Neurology and Neurosurgery


Shacie Arancke, MD Department of Neurology

Various B vitamins deficiencies and homocysteinemia may cause neurological symptoms, neurological deficits, and neuropsychiatric problems. The more common B vitamin deficiencies commonly implicated are B12, folate, and thiamine. Vitamin B6 may be a less common deficiency, but if present also may cause neurological problems and lead to homocysteinemia. The more serious neurological manifestations include dementia, polyneuropathy, and myelopathy. It is also recognized by many clinicians that deficiencies can cause more vague symptoms such as fatigue, problems with concentration, forgetfulness, paresthesias, etc.

In most neurology clinics we are checking B12 levels, but often not checking folate, homocysteine, or thiamine. At the VA Medical Center in Augusta, it is quite common to find patients with one or more B vitamin deficiencies and/or homocysteinemia. The risk for these B vitamin deficiencies and especially thiamine and B6 increases in the setting of malnutrition or excessive alcohol use. Interestingly, many veterans with either a regular use of alcohol (such as a few drinks per week) or distant history of excessive alcohol years or decades ago are found to be thiamine deficient.

Out of these deficiencies, B12 may be the most common. One of the big challenges is to determine what level constitutes a B12 deficiency since lab reference ranges vary around the world. Most US lab reference range for B12 is 200-900 pg/ mL. We know from experience that many people have neurological or systemic symptoms and findings such as macrocytosis, and elevated methylmalonic acid or homocysteine levels at the lower levels in the reference range. Therefore many neurologists in practice prefer a B12 level at least in the high 400s/500s or higher.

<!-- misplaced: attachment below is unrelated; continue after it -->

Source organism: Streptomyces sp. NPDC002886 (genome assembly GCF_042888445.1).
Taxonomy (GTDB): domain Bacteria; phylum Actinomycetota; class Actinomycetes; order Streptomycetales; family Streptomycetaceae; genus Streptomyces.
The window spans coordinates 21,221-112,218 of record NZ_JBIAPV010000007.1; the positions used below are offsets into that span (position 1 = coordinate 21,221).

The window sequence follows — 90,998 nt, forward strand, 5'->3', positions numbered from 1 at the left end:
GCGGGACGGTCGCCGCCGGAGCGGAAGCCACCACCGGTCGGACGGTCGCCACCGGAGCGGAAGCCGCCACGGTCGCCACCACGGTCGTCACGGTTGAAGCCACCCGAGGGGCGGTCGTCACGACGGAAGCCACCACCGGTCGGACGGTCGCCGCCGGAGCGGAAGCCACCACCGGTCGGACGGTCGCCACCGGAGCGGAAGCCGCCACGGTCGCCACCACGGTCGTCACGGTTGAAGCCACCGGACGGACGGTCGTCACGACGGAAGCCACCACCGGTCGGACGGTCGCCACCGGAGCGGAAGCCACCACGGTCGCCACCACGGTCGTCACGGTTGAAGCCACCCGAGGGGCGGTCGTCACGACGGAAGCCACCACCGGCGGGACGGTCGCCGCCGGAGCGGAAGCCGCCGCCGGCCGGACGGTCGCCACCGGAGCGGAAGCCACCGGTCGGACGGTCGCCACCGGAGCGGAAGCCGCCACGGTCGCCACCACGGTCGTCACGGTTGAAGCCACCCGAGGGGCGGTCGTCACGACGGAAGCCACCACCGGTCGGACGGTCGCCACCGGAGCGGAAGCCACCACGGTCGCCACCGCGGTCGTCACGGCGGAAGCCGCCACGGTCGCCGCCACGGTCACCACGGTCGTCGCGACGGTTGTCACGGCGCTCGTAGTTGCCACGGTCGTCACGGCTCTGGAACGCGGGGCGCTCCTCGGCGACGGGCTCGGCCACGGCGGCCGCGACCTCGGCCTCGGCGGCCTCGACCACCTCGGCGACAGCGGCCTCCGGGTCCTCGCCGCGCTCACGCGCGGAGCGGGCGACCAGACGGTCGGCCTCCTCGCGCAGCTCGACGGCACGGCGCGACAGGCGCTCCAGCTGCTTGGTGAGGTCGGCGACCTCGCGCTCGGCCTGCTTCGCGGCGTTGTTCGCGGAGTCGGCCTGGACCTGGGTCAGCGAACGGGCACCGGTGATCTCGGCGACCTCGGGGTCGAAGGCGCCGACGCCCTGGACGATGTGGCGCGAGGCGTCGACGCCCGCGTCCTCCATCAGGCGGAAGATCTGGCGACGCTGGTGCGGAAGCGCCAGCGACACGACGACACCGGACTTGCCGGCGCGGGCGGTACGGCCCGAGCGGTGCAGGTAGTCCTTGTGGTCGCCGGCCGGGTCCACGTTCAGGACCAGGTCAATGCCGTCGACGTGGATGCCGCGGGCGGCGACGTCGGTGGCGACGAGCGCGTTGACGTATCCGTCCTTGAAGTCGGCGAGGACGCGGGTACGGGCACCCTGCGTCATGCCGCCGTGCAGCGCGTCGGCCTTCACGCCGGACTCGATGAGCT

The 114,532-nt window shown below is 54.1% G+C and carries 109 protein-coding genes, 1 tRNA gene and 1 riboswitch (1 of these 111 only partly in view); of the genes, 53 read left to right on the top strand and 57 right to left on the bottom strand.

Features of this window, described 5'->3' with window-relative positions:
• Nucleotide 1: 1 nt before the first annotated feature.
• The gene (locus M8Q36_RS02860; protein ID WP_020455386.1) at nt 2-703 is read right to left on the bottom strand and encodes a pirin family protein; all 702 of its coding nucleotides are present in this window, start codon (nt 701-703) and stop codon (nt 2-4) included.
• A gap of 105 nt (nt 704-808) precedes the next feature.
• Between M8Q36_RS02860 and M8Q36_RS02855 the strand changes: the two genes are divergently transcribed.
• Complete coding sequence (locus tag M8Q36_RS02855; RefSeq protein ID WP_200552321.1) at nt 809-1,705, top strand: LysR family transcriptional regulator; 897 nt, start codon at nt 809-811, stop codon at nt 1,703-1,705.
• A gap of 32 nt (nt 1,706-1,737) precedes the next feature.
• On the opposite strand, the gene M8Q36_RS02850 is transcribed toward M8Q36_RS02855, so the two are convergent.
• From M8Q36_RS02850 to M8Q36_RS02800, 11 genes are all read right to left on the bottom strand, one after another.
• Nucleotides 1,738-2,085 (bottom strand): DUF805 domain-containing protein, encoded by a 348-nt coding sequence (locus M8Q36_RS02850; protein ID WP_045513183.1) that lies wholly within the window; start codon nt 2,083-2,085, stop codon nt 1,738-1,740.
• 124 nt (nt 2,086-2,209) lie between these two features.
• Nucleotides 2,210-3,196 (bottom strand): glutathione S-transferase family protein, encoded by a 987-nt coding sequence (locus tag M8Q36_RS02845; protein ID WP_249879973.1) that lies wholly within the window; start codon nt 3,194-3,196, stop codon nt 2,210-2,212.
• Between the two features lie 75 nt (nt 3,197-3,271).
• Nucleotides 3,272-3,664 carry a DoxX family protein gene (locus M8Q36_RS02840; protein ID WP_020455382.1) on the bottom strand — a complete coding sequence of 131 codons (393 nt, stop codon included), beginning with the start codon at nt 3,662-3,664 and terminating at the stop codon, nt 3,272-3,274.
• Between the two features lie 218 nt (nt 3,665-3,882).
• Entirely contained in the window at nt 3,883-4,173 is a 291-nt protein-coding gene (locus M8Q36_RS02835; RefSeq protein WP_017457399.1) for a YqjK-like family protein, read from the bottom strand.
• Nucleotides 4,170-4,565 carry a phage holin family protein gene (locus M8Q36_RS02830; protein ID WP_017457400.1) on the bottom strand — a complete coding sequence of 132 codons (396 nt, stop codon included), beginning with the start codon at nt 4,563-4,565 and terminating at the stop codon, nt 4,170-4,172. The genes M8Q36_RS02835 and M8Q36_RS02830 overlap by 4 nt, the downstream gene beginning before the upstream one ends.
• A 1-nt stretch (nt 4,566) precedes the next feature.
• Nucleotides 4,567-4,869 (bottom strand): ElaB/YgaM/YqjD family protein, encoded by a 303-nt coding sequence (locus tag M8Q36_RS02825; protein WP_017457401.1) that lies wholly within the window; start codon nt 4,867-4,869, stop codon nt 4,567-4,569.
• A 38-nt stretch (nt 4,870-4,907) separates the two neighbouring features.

Higher B12 levels are preferred if there are symptoms or findings such as macrocytosis, methylmalonic acid or homocysteinemia. Interestingly, in Japan the reference range for B12 is set higher at 500-1300 pg/mL. It may be more prudent to keep B12 levels higher since many patients with mild deficiencies and vague symptoms are getting missed and concurrent homocysteine or methylmalonate levels are not checked. There are no toxic effects with higher B12 level.

B12 deficiency can lead to neuropathy, dementia, myelopathy due to subacute combined degeneration, and vague symptoms such as fatigue, cognitive problems, and paresthesias. B12 and /or folate deficiency may manifest as depression. In a study published in the American Journal of Psychiatry of 700 disabled non-demented women age 65 or older, those with B12 deficiency were twice as likely to be depressed. Folate and B12 are needed to form S-adenosylmethionine, which plays a role in serotonin production. Neurological symptoms can be seen even without anemia or macrocytosis.

Vitamin B12 deficiency causes neurological disorders by many mechanisms. The important ones include demyelination (maybe through reduced S-adenosylmethionine or elevated methylmalonic acid levels) and a contributor to homocysteinemia. Vitamin B12 deficiency may also affect the nervous system through its effect on several growth factors and cytokines such as TFN-alpha, IL-6, nerve growth factor (NGF), and epidermal growth factor (EGF).

B12 is mainly obtained from animal sources (mainly meat and very small amounts in egg and dairy products). Many factors can lead to B12 deficiency and just including meat in your diet is not enough to prevent a deficiency in many cases. One reason is that B12 is more difficult to absorb than other B vitamins due to a complicated process of digestion. With aging, there is reduced gastric acid production which is needed in the digestion of B12. In the US at least 15-20% of the elderly are estimated to be B12 deficient.